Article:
The Advertising Standards Council of India (ASCI) and Futurebrands, have unveiled the GenderNext study – a comprehensive actionable insight study on the representation of women in advertising.
“There have been notable shifts in the depictions of women in advertising over the last few years. There seems to be an effort to break overt stereotypes that had been integral to such depiction for many years,” states the report.
In categories like beauty, we see a body language that is more active, not only coy, and a more confident gazing back at the camera. Women are also seen encouraging their husbands to take on some load of domestic labour.
There are some more notable strokes of change in depictions of women in advertising:
- Some lowering of levels of anxiety built around her in different contexts – especially food and beauty.
- A more diverse mix of faces and physicality is beginning to appear in a handful of brands.
- Women are being portrayed as wielding power and strength, having ambition and drive, views and opinions.
- Digital and app led brands in food delivery and dating are trying to seed new norms that are trickling into portrayals – women shown valuing convenience and leisure or making the first move in a dating context.
5.Dating app advertising is attempting new depictions of women as both desiring and being desired.
- Some telecom service providers seem to show more real notes of friendliness and camaraderie between young women and men, normalising realities of educational and work spaces.
- Many of the tropes that typified motorcycle, men’s deo or hair styling product advertising where the woman was overtly sexualized, have either faded or been ‘corrected’ to be less objectifying in their depiction of women.
- Leading brands with national presence in beauty, skin care and colour cosmetics seem to be aiming for more inclusive, less discriminatory portrayals of beauty.
- An important note of change is in the depiction of men in advertising, especially how they are portrayed in the context of domestic life. There are some new depictions of men’s roles in and their responses to the emerging attitudes and demands of women.
Even as marketers and advertising professionals have evolved the portrayals of women over time, closer inspection of content reveals the tendency of these new progressive notes to be tied to less than ideal sub-structures of meaning. Even as this study recognizes some signs of movement in depiction of women across categories, it also seeks to reveal the stereotypes that seem to stay stubbornly lodged in a large proportion of advertising that portrays women and also targets them as consumers.
As one looks closer at advertising content and studies a large sample of it, there emerges a gap between the intent to create more positive depictions of women and the current reality of depictions.
Some more diversity in women is shown, yet uniform flawlessness of women persists: The vision of beauty may have begun to show more diversity – but it still imposes the unreal standards it always has. We might see darker shades of skin or different textures of hair, yet the typical woman seen in these ads is still an exemplar of common notions of perfection in multiple ways – skin, hair, body, facial features.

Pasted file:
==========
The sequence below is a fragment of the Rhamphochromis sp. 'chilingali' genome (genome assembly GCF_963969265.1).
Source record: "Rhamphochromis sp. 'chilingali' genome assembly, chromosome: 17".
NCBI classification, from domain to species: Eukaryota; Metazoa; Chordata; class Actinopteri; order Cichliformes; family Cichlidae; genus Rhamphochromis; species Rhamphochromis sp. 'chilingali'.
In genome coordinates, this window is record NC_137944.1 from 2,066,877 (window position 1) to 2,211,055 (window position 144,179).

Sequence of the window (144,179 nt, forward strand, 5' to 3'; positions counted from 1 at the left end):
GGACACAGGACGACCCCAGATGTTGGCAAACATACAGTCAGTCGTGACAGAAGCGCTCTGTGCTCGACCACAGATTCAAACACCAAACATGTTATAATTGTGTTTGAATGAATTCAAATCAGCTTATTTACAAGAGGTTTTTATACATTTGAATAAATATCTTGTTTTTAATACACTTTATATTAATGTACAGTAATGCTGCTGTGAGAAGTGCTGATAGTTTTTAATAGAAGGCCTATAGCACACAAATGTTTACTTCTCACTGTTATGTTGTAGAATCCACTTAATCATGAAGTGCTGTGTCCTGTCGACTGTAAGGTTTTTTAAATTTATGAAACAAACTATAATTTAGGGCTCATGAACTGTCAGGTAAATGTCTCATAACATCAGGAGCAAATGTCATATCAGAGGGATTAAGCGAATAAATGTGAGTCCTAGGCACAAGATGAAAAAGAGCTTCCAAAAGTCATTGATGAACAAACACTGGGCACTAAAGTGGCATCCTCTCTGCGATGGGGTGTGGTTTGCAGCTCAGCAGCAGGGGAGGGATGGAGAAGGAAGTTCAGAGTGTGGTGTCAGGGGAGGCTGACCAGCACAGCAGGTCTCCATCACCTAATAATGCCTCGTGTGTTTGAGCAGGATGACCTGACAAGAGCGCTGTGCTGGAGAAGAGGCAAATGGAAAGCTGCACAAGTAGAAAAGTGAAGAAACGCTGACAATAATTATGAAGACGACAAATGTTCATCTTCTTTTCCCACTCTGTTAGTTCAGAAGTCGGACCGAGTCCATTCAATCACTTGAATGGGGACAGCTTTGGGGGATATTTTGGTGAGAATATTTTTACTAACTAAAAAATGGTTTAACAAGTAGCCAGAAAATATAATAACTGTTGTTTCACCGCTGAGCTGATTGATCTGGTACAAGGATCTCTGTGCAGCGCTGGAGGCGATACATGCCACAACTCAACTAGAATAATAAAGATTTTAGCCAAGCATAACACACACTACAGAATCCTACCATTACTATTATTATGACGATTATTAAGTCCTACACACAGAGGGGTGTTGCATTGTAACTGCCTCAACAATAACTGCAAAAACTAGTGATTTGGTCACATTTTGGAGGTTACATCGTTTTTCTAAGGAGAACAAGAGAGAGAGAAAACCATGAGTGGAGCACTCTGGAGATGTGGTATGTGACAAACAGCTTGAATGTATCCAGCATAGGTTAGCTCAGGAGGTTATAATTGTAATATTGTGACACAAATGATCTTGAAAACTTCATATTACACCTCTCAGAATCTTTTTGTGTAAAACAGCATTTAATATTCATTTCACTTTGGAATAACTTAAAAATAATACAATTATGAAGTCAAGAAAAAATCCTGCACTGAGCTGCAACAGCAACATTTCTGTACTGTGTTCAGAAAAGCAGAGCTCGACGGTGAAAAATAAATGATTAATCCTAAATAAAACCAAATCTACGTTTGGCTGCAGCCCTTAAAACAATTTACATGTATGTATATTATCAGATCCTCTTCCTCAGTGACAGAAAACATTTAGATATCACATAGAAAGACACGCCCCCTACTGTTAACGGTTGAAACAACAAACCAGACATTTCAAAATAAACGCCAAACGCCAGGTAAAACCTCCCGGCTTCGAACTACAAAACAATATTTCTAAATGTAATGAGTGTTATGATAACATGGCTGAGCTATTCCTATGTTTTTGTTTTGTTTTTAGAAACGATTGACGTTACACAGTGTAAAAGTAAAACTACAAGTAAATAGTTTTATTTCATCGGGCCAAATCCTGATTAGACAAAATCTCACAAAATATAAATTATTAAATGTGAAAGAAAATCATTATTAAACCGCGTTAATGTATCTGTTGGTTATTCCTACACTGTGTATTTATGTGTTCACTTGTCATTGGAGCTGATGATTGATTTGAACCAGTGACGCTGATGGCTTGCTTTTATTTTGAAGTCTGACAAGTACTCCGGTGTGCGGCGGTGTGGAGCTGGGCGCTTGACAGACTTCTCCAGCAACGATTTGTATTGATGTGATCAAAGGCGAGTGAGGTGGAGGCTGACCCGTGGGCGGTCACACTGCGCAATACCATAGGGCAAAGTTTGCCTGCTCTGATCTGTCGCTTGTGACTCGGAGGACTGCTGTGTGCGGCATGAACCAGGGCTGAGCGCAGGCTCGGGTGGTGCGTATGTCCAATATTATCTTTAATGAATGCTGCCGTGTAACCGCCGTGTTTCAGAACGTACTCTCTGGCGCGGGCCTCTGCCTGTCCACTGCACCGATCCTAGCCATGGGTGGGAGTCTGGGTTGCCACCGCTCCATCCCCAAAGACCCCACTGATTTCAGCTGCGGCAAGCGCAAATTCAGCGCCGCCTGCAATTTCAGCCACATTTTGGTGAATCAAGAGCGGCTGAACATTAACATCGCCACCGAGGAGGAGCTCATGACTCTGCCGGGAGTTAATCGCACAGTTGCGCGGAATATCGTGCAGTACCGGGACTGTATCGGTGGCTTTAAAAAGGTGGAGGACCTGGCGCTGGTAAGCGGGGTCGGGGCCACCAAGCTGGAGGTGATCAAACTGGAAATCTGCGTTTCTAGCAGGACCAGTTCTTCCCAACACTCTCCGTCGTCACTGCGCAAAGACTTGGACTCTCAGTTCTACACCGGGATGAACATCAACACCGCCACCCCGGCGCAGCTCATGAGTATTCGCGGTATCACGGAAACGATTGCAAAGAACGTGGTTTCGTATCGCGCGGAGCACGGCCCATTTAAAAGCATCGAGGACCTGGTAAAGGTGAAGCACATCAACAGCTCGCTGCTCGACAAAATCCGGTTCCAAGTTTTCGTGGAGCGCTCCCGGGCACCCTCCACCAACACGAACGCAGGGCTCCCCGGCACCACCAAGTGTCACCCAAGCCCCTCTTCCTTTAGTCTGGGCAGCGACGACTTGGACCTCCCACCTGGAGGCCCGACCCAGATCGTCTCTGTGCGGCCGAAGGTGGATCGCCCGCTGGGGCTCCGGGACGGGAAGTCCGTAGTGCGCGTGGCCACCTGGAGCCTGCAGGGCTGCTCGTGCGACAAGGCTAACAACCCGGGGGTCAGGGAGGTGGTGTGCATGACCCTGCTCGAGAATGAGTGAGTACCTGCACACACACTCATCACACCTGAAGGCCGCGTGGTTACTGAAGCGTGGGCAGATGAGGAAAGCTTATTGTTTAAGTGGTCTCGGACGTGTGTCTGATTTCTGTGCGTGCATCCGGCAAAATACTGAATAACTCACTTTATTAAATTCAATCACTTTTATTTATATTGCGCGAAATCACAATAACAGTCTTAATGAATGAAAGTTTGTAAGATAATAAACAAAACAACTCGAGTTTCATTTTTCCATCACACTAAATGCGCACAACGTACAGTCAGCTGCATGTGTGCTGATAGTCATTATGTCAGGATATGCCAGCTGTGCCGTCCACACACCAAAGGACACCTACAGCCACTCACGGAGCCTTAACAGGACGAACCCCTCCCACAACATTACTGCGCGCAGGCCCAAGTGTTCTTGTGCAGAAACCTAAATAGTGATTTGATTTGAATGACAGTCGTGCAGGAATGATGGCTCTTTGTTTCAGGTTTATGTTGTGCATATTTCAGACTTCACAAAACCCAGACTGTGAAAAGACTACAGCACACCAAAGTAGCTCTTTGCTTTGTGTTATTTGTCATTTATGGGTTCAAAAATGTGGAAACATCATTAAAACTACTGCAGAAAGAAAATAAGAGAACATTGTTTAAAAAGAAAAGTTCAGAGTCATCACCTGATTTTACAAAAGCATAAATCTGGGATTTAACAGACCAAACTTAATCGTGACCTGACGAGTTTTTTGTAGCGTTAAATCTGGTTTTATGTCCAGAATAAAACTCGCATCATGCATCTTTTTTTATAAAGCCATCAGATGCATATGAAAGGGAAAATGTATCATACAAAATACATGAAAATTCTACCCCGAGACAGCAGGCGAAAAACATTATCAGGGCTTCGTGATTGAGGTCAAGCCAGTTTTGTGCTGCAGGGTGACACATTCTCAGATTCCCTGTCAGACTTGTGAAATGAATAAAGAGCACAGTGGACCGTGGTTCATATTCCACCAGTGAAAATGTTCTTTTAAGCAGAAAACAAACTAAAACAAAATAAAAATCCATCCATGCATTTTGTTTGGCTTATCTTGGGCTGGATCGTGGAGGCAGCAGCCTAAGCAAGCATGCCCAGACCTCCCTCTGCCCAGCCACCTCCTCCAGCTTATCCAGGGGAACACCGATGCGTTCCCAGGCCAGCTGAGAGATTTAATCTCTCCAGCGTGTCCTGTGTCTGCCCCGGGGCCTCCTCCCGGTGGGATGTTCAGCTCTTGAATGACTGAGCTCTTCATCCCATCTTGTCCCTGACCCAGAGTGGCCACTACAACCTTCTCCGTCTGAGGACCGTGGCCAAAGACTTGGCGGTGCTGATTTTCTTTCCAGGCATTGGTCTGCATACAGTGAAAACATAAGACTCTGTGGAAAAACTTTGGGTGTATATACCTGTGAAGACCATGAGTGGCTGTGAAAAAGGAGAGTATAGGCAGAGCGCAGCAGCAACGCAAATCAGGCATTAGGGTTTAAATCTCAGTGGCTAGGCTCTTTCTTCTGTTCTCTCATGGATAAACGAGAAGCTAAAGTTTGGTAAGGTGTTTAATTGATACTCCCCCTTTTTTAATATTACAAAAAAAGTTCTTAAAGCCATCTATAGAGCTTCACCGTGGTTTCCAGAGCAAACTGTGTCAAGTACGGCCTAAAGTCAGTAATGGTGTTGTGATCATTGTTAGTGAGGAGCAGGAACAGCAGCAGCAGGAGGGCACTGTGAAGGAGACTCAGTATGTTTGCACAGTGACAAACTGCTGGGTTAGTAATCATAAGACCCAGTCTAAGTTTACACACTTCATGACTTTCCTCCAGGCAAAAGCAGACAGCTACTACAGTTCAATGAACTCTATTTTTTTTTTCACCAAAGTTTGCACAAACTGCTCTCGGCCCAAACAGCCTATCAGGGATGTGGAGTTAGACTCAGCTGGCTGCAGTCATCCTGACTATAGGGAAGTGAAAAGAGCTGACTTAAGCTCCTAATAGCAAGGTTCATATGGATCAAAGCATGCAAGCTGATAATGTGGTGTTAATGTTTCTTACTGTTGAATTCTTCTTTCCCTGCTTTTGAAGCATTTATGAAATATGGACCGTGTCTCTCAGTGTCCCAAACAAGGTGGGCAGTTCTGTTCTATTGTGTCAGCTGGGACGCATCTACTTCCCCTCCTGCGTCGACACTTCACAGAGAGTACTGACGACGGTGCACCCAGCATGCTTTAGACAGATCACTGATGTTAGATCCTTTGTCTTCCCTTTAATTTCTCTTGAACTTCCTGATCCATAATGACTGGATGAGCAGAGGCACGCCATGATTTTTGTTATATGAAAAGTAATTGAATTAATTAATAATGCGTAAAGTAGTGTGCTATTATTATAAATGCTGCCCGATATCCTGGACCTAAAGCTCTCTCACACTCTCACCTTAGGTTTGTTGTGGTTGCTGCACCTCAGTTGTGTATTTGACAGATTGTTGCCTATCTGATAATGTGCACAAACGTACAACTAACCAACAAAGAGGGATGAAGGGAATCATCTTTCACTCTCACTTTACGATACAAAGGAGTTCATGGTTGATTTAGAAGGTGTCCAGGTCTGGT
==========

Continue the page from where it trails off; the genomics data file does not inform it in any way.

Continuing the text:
Dramatised, not normalised strength and ambition of women: Depictions of women being strong, ambitious often dramatise the woman’s struggles, devote disproportionate time playing out the challenge while giving only a tiny glimpse of the win.
Women are shown free to do more but not less: Though women are being shown making new choices like working outside the home, becoming an entrepreneur, financially contributing to the household, they seem to do so while continuing to bear the load they always have – managing the emotional and physical needs of their family. In fact, some of the most celebrated ‘women oriented’ ad campaigns tend to draw out a new trope: the ‘over-burdened’ woman rather than normalise the support she needs.
Tendency to celebrate the bestower of freedoms more than the woman herself: When portrayed gaining freedoms, women are shown to be very thankful to and appreciative of those that have ‘granted’ her those freedoms – typically a male figure (father). The end effect tends to valorise the person who is typically withholding freedoms from the woman, rather than normalising an idea that women do not need to constantly bargain for or be grateful to receive the same.
Women continue to be the primary bearer of the emotional burden of their family or extended social spheres: Women are entrusted with bearing the emotional load of their families – in charge of creating joy, always ready to empathise, dealing with the anxieties and needs of others. There is little relief for women or sharing of this burden by others. This trope seems to have trickled into depiction of women in the workplace as well.
Women are unable to shrug off expectations of femininity even when portrayed as having made divergent choices: Even when depiction conventions are broken and women are shown as exercising new choices – getting divorced, not bearing a child, choosing to be ambitious professional – these depictions remain tinted with stereotypes of femininity. Women continue to be shown unabatedly caring for others, investing their time and emotion to make others feel comfortable, looking their best in situations that may not always allow for it.